After the Soviet-German partition of Poland (1939), Kotowska found herself in the German zone.  The Nazis closed the school at Wejherowo.  Agents of the Gestapo arrested our saint and took her to the prison in town.  The following November 11, Nazis shot many prisoners, including our saint.  In nine days, she would have been forty days old.

Pope John Paul II declared Kotowska a Venerable then beatified her in 1999.

KENNETH RANDOLPH TAYLOR

APRIL 22, 2021 COMMON ERA

THE FEAST OF GENE BRITTON, EPISCOPAL PRIEST

THE FEAST OF DONALD S. ARMENTROUT, U.S. LUTHERAN MINISTER AND SCHOLAR

THE FEAST OF HADEWIJCH OF BRABERT, ROMAN CATHOLIC MYSTIC

THE FEAST OF KATHE KOLLWITZ, GERMAN LUTHERAN ARTIST AND PACIFIST

THE FEAST OF SAINT VITALIS OF GAZA, MONK, HERMIT, AND MARTYR, CIRCA 625

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Almighty God, by whose grace and power

your holy martyr Blessed Alicja Maria Jadwiga Kotowska

triumphed over suffering and was faithful even to death:

Grant us, who now remember her in thanksgiving,

to be so faithful in our witness to you in this world,

that we may receive with her the crown of life;

through Jesus Christ our Lord, who lives and reigns with

you and the Holy Spirit, one God, for ever and ever.  Amen.

Sirach (Ecclesiasticus) 51:1-12

Psalm 116 or 116:1-8

Revelation 7:13-17

Luke 12:2-12

–Adapted from Holy Women, Holy Men:  Celebrating the Saints (2010), 714

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Feast of Vida Dutton Scudder (October 10)   Leave a comment

Above:  Vida Dutton Scudder

Image in the Public Domain

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JULIA VIDA DUTTON SCUDDER (DECEMBER 15, 1861-OCTOBER 9, 1954)

Episcopal Professor, Author, Christian Socialist, and Social Reformer

Alternative feast day = October 9

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INTRODUCTION

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(Julia) Vida Dutton Scudder comes to this, A Great Cloud of Witnesses:  An Ecumenical Calendar of Saints’ Days and Holy Days, via The Episcopal Church.  Just as The Episcopal Church has two calendars of saints, it has two feast days for Scudder.  Her feast day in Lesser Feasts and Fasts 2018 is October 9.  On the side calendar of saints (dating to 2009), however, Scudder’s feast day is October 10.  Therefore, Holy Women, Holy Men:  Celebrating the Saints (2010) and A Great Cloud of Witnesses:  A Calendar of Commemorations (2016) list her feast day as October 10.   G. Scott Cady and Christopher L. Webber, A Year with American Saints (2006) also includes a brief biography of Scudder.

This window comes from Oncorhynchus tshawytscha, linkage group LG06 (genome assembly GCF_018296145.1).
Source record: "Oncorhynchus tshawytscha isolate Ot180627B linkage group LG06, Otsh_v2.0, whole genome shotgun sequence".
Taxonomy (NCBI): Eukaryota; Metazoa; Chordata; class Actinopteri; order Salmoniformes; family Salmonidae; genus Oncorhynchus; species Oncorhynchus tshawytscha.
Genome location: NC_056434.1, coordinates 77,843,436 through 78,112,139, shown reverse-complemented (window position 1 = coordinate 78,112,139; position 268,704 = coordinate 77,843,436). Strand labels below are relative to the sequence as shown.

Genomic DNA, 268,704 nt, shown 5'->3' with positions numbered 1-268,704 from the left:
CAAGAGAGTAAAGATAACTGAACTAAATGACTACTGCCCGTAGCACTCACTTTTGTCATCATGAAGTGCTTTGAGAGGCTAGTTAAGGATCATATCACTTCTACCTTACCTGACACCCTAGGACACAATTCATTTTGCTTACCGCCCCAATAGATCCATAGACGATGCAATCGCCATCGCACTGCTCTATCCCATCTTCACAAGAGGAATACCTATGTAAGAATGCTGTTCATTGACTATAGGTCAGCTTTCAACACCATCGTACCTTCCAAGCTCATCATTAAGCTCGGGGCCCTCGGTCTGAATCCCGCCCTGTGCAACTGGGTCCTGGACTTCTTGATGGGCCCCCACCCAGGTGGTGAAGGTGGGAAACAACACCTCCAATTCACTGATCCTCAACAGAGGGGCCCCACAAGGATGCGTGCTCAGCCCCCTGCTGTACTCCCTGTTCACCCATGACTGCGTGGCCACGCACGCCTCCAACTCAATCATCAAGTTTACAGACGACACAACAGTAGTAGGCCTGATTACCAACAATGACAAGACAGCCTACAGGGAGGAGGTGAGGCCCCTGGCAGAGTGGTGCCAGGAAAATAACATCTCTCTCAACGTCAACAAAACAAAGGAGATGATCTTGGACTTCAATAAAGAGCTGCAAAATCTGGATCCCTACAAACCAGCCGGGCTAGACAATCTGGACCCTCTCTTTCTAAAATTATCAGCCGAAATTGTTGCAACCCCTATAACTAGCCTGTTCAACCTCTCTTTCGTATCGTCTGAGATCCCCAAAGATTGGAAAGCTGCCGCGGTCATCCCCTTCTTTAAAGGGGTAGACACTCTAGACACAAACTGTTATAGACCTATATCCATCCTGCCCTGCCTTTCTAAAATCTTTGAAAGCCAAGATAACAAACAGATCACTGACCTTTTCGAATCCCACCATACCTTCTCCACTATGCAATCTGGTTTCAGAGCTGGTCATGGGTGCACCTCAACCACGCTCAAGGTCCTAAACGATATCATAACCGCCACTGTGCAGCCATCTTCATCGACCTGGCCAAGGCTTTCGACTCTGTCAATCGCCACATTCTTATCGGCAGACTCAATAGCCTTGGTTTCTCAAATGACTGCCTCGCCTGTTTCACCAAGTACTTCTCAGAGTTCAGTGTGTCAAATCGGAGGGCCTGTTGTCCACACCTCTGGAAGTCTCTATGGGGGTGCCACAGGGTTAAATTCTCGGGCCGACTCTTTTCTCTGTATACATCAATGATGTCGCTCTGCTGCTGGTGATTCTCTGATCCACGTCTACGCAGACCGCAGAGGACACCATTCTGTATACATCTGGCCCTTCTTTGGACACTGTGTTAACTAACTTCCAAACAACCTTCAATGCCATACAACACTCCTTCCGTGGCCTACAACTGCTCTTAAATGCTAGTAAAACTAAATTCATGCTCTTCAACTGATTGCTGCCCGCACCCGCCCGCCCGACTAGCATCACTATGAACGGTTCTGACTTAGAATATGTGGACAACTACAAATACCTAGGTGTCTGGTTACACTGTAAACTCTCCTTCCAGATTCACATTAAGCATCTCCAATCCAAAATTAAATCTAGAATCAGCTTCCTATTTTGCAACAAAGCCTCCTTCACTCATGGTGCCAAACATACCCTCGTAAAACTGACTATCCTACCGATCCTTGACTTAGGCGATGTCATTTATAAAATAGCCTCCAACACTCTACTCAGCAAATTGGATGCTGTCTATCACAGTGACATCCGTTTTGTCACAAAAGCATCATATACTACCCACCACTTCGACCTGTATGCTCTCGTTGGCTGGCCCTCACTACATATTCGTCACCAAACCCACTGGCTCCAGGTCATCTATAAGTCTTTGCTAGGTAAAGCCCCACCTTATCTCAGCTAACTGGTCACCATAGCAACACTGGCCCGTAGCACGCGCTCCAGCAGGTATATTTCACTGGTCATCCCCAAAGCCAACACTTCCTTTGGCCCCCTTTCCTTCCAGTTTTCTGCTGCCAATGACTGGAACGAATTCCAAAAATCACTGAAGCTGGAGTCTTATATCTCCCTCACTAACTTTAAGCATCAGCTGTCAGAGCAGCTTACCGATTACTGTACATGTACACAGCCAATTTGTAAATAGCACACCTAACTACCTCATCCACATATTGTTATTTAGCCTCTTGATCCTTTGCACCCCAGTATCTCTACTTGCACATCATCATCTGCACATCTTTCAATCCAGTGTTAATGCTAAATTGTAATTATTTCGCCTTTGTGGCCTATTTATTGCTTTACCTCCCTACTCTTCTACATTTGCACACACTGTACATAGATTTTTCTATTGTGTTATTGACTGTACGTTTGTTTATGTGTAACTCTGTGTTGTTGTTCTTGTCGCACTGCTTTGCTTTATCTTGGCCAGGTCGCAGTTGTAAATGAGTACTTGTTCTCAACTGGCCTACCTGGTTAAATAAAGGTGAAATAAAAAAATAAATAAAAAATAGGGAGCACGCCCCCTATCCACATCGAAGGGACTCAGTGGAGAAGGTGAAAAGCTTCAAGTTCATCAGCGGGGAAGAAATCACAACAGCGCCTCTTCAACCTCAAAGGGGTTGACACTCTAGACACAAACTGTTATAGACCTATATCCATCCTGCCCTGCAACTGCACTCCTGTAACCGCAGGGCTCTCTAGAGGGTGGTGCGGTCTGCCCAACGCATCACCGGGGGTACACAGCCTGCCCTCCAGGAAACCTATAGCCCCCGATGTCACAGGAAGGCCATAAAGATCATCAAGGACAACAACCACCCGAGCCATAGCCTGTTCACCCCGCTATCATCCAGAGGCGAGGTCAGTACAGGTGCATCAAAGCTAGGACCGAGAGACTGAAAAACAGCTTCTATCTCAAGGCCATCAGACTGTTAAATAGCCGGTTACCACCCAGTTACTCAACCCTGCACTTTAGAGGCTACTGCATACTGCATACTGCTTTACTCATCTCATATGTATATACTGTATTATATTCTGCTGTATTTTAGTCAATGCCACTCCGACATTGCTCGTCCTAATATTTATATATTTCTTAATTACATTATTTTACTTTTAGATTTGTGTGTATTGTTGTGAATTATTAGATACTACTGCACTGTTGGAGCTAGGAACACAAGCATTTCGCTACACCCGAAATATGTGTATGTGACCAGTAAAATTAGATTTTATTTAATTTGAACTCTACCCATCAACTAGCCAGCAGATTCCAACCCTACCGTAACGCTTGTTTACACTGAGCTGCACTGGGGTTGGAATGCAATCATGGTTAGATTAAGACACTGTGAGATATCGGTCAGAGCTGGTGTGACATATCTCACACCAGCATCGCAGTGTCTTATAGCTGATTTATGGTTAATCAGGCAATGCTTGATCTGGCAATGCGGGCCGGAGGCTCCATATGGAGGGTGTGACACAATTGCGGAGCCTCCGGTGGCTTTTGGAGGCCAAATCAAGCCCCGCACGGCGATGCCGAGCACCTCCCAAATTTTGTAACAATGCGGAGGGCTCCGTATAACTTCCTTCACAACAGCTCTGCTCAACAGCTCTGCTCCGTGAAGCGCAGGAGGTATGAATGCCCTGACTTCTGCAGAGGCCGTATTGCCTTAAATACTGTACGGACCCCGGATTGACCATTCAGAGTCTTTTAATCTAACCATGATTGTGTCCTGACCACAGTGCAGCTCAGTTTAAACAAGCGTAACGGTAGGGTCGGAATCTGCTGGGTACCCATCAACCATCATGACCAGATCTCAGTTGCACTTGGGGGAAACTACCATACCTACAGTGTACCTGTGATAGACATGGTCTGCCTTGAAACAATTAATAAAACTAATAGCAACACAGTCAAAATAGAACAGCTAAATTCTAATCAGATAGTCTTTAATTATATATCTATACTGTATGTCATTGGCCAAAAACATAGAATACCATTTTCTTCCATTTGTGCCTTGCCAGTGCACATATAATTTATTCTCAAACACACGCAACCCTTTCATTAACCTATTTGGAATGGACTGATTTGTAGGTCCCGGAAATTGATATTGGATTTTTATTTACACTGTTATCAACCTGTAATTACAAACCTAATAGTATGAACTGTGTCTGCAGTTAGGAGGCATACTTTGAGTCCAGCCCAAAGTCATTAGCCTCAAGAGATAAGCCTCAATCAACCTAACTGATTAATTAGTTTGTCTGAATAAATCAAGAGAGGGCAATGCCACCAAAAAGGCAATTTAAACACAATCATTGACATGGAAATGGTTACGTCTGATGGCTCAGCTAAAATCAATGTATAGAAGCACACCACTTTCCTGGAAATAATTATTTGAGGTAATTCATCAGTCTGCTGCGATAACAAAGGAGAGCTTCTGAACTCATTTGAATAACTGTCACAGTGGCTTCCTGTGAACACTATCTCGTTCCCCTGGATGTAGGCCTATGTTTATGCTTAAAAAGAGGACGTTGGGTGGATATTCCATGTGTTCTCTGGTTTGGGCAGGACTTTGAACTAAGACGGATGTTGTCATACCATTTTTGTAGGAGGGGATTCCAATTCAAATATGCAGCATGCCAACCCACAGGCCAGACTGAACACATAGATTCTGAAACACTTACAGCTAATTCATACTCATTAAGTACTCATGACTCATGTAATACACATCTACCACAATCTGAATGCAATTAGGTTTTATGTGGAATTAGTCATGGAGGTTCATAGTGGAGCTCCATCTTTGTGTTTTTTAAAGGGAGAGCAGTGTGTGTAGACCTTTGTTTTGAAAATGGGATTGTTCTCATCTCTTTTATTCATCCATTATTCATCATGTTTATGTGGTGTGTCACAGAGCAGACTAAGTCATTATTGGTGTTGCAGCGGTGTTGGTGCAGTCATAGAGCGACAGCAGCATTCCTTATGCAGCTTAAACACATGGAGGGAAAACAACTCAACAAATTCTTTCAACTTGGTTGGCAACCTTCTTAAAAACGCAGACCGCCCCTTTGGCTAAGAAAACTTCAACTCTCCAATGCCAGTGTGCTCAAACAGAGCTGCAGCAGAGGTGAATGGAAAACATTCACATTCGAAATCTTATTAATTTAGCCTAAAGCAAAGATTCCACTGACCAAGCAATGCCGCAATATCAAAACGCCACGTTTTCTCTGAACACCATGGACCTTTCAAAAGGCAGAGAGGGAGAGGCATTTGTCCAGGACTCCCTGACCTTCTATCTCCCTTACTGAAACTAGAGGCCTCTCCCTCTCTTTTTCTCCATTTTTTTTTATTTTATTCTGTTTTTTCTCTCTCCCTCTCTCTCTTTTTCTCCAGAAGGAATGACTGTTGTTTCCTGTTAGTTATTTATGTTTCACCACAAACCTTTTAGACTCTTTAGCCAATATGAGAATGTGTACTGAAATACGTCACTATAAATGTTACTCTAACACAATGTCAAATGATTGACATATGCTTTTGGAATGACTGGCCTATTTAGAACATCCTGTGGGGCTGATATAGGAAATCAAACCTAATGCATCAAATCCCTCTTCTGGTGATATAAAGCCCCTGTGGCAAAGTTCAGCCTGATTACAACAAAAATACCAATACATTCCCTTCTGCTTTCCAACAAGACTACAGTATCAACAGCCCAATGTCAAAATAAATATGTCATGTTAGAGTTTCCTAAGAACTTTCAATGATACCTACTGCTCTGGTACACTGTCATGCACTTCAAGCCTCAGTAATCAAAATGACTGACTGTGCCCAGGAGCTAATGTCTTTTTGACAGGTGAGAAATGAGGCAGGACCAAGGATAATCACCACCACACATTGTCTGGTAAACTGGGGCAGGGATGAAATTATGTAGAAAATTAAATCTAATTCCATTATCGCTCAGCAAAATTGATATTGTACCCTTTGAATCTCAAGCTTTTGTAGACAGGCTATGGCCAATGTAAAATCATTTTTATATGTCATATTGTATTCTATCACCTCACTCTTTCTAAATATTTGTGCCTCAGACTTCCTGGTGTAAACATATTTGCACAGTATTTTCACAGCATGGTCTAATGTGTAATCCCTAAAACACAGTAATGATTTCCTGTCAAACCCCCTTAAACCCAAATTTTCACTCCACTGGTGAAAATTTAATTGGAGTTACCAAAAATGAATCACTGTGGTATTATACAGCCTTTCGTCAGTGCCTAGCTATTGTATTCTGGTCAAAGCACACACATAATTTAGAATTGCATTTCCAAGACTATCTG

The Scudders were a family of U.S. Congregationalist missionaries in India.  David Coit Scudder (d. 1862) and Harriet Louise (Dutton) Scudder (d. 1920) welcomed Julia Vida Dutton Scudder into the world at Madurai, India, on December 15, 1861.  After David died, mother and daughter moved to Boston, Massachusetts.  Our saint grew up a Congregationalist.  However, she and her mother converted to the Anglo-Catholic wing of The Episcopal Church under the spiritual guidance of Phillips Brooks (1835-1893), the Rector of Trinity Church, Boston, the author of “Away in a Manger” (1868), and the Bishop of Bishop of Massachusetts (1891-1893).

Our saint’s life had several defining characteristics:

  1. Contemplative Christian spirituality,
  2. A commitment to literary scholarship,
  3. Relationships of different sorts with women,
  4. A commitment to radical social justice, and
  5. The courage of her moral convictions.

She became more revolutionary as she aged.

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LITERARY SCHOLAR AND SOCIAL REFORMER

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Scudder’s main field of academic study was literature.  She studied English literature at Smith College, Northampton, Massachusetts (B.A., 1884).  Then our saint spent 1885-1886 at Oxford University as one of the first two female graduate students there.  Clara French (1863-1888) was the other one of the first two female graduate students at Oxford University.  She and Scudder were classmates at Oxford.  While in England, Scudder developed an interest in the settlement house movement and became a Christian Socialist.  Then, in 1887, our saint joined the faculty of Wellesley College, Wellesley, Massachusetts.  She, promoted to Associate Professor (1892) and full Professor (1910), retired in 1927.